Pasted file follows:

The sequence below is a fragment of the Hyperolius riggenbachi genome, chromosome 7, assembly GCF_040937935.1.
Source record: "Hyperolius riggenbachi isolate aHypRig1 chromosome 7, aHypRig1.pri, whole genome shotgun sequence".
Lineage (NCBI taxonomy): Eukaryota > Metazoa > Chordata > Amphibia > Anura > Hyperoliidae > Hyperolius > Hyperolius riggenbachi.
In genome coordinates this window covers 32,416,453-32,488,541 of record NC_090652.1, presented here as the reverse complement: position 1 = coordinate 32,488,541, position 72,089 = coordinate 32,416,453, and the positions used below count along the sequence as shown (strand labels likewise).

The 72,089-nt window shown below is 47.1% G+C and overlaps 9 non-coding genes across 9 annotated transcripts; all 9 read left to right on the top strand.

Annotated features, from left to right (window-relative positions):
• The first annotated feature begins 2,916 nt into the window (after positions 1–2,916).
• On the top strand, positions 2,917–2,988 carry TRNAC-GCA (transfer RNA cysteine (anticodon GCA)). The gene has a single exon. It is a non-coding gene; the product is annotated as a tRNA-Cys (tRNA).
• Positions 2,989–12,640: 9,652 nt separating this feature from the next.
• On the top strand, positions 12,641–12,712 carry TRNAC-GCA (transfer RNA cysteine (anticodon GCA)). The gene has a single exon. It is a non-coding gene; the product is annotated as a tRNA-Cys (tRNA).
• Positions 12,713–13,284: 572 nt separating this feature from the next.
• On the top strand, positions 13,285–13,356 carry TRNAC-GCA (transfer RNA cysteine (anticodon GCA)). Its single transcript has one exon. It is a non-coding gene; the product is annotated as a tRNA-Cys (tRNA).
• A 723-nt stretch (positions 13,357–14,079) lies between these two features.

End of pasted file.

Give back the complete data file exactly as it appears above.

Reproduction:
The sequence below is a fragment of the Hyperolius riggenbachi genome, chromosome 7, assembly GCF_040937935.1.
Source record: "Hyperolius riggenbachi isolate aHypRig1 chromosome 7, aHypRig1.pri, whole genome shotgun sequence".
Lineage (NCBI taxonomy): Eukaryota > Metazoa > Chordata > Amphibia > Anura > Hyperoliidae > Hyperolius > Hyperolius riggenbachi.
In genome coordinates this window covers 32,416,453-32,488,541 of record NC_090652.1, presented here as the reverse complement: position 1 = coordinate 32,488,541, position 72,089 = coordinate 32,416,453, and the positions used below count along the sequence as shown (strand labels likewise).

The 72,089-nt window shown below is 47.1% G+C and overlaps 9 non-coding genes across 9 annotated transcripts; all 9 read left to right on the top strand.

Annotated features, from left to right (window-relative positions):
• The first annotated feature begins 2,916 nt into the window (after positions 1–2,916).
• On the top strand, positions 2,917–2,988 carry TRNAC-GCA (transfer RNA cysteine (anticodon GCA)). The gene has a single exon. It is a non-coding gene; the product is annotated as a tRNA-Cys (tRNA).
• Positions 2,989–12,640: 9,652 nt separating this feature from the next.
• On the top strand, positions 12,641–12,712 carry TRNAC-GCA (transfer RNA cysteine (anticodon GCA)). The gene has a single exon. It is a non-coding gene; the product is annotated as a tRNA-Cys (tRNA).
• Positions 12,713–13,284: 572 nt separating this feature from the next.
• On the top strand, positions 13,285–13,356 carry TRNAC-GCA (transfer RNA cysteine (anticodon GCA)). Its single transcript has one exon. It is a non-coding gene; the product is annotated as a tRNA-Cys (tRNA).
• A 723-nt stretch (positions 13,357–14,079) lies between these two features.